That age old question! What to wear? First, consider the climate, what activities you’ll be doing and what you’re most comfortable wearing and feel good in. Next, whether you’re traveling for 1 week or 1 year, the idea is to only pack enough for 2-3 days. Then follow the rule of wear one while the other is washed and drying.
What?!! Wear the same clothing over and over again for weeks or months on end?!! Yes, you read correctly. Trust me, it works, and it won’t make you feel like a fashion outcast. Other travelers you meet have been wearing the same clothes for 3 days as well so you’ll fit right in.
What will you wear if you get asked out on a hot date by that prince or princess or score free tickets to the opera? Uh, well, that’s were the first rule of packing comes in: you can always buy a nice outfit along the way IF something comes up. In the world of backpacking and budget travel even clean casual clothes will make you feel like a million dollars after you’ve on the road for a few weeks.
Long-term travel through different climates can pose a real dilemma when it comes to packing. The easiest way to minimize the weight of your pack is to buy/rent/borrow warmer clothing along the way and sell/donate it locally when you’re done. Another option is to mail gear home. The reliability of postal services around the world varies greatly, don’t mail anything you can’t afford to lose
Should you go out and buy expensive synthetic-quick-drying-moisture-wicking travel clothes? Many travelers swear by synthetics. My own preference is for clothing made of natural fibers like cotton, linen or silk when traveling in warm climates. I find many synthetics end up smelly no matter how well they’re washed. Though, if traveling in the tropics during the rainy season, it makes sense to pack synthetics, if only to avoid mold and mildew. There’s no need to experience monsoon season wearing perpetually damp undies.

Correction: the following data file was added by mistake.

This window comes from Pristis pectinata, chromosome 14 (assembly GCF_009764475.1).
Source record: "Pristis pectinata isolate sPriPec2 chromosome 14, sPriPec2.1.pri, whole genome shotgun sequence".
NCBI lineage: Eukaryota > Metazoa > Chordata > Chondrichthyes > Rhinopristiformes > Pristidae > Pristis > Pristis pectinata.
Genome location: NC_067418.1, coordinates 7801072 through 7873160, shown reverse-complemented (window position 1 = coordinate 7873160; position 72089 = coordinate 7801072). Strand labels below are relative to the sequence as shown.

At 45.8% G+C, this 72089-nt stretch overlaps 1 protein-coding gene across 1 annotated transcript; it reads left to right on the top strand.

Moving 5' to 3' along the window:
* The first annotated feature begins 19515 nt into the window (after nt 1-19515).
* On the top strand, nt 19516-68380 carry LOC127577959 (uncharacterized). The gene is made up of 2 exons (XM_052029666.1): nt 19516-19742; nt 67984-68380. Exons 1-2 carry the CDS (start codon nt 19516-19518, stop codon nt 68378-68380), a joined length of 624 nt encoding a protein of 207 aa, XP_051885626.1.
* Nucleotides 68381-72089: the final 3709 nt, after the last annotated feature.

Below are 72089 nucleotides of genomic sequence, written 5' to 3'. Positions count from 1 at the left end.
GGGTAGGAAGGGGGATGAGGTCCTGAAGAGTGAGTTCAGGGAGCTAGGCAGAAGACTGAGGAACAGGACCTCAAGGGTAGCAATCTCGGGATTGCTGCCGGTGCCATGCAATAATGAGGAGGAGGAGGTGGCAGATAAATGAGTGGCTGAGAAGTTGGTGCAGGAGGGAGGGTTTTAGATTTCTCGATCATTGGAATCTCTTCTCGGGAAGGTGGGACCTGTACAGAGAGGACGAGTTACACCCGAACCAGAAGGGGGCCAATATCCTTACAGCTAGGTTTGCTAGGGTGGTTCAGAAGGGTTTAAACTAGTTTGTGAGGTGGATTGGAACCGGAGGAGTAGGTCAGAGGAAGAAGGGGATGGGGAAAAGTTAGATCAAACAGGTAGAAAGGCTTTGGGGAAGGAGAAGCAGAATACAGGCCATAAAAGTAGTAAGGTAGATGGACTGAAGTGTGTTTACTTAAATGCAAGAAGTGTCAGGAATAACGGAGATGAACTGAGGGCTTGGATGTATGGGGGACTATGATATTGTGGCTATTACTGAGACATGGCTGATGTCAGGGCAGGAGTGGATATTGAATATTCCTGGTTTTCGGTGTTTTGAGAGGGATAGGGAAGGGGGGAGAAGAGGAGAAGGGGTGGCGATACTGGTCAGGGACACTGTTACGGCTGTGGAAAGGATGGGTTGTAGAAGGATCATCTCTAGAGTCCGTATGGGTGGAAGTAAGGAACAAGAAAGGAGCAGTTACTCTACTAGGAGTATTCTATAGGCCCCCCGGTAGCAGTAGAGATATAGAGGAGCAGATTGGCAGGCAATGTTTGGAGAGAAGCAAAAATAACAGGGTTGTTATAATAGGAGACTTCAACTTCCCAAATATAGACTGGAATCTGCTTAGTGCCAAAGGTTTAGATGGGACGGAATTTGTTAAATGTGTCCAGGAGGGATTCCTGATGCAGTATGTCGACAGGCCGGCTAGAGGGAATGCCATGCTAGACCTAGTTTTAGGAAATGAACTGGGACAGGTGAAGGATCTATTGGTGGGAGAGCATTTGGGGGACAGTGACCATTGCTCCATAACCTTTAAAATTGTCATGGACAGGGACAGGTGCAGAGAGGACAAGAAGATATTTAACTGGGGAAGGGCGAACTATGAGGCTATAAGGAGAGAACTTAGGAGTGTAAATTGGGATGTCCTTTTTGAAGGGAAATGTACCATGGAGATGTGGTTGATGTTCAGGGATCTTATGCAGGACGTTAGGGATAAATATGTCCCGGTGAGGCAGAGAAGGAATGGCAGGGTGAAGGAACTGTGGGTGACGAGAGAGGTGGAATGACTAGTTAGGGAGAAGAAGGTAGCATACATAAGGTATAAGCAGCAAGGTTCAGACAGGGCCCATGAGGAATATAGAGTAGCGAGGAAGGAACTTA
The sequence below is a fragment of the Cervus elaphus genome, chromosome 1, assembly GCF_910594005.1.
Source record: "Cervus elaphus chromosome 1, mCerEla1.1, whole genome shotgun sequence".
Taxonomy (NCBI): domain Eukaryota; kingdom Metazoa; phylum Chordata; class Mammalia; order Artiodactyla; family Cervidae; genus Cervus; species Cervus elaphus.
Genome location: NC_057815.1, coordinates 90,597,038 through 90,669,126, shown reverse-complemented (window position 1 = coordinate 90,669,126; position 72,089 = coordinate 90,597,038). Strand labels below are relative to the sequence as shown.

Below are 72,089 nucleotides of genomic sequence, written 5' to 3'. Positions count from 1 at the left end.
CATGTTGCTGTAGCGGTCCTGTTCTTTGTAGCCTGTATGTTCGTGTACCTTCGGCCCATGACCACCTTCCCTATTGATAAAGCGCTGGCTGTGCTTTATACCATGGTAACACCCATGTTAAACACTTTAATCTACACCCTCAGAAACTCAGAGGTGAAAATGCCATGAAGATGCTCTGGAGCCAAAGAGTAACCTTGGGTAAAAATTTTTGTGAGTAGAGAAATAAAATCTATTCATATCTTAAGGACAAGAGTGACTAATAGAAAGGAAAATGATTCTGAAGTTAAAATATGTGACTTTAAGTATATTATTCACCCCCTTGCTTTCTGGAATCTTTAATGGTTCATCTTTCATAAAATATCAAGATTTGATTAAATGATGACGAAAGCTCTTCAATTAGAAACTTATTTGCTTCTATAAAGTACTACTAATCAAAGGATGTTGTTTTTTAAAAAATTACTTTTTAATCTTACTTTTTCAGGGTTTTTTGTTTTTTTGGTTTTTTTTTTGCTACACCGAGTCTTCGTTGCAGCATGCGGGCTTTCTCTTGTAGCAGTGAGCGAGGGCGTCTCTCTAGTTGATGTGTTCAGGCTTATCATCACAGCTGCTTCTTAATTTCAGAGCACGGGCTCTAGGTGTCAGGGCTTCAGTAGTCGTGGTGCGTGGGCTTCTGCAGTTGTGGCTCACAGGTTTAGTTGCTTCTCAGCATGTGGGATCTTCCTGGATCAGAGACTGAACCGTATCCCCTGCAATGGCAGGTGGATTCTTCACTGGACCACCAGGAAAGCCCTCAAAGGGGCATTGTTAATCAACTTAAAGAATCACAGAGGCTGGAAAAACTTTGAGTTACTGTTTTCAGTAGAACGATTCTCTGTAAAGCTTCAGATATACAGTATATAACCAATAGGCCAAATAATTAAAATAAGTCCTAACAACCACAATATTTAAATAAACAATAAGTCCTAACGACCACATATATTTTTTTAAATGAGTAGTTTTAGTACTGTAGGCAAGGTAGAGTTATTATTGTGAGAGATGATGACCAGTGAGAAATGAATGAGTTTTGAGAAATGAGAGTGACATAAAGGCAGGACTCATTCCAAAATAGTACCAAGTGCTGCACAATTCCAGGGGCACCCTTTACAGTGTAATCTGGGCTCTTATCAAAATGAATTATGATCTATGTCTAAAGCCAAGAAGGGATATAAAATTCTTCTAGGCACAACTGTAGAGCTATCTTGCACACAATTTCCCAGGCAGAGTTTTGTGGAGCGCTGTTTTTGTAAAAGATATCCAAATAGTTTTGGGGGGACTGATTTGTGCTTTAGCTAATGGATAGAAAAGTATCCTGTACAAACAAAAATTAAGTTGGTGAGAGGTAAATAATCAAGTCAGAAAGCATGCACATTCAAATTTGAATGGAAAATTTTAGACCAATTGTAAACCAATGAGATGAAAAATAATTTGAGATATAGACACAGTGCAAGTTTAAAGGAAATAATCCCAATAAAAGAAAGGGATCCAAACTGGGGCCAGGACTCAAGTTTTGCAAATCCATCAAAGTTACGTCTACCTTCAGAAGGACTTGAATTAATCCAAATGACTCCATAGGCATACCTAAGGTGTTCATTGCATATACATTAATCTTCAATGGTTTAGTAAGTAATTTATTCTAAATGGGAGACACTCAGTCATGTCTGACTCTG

Taking into account cultural sensitivities with regard to dress is important as well which is a topic we’ll cover in a future article. It doesn’t hurt to do some research beforehand, some cultural sensitivities with regards to dress are not always obvious.
Disclaimer: I’ll be the first to admit that this article is biased and assumes warm weather travel. Despite having been born, raised and lived my life in a cold climate, all of my backpacking travel experience has been to warm weather countries. Even my European travels have been during the Summer or Autumn
Top?…Long or even short sleeved shirts are one notch above t-shirts. They look smarter, even if wrinkled. You can wear the sleeves down for sun protection or warmth and roll them up to keep cool. They’re lighter and dry quicker than a t-shirt. It doesn’t hurt to throw in a t-shirt, or even buy a souvenir one along the way. If you’re packing light, you’ll get far more mileage out of a couple of shirts.
Bottom?…One option is to pack a pair of convertible pants with zip off legs and you’ll be all set when you need some shorts. Skip the jeans, denim is too heavy, and too hot. Women might prefer ankle/calf length pants as opposed to shorts. Whatever you do, pack at least one pair of long pants to wear when visiting religious sites like temples or mosques. Skirts are a practical alternative for women in warm climates. On the flip side, I’ve more than once packed a skirt and never used it.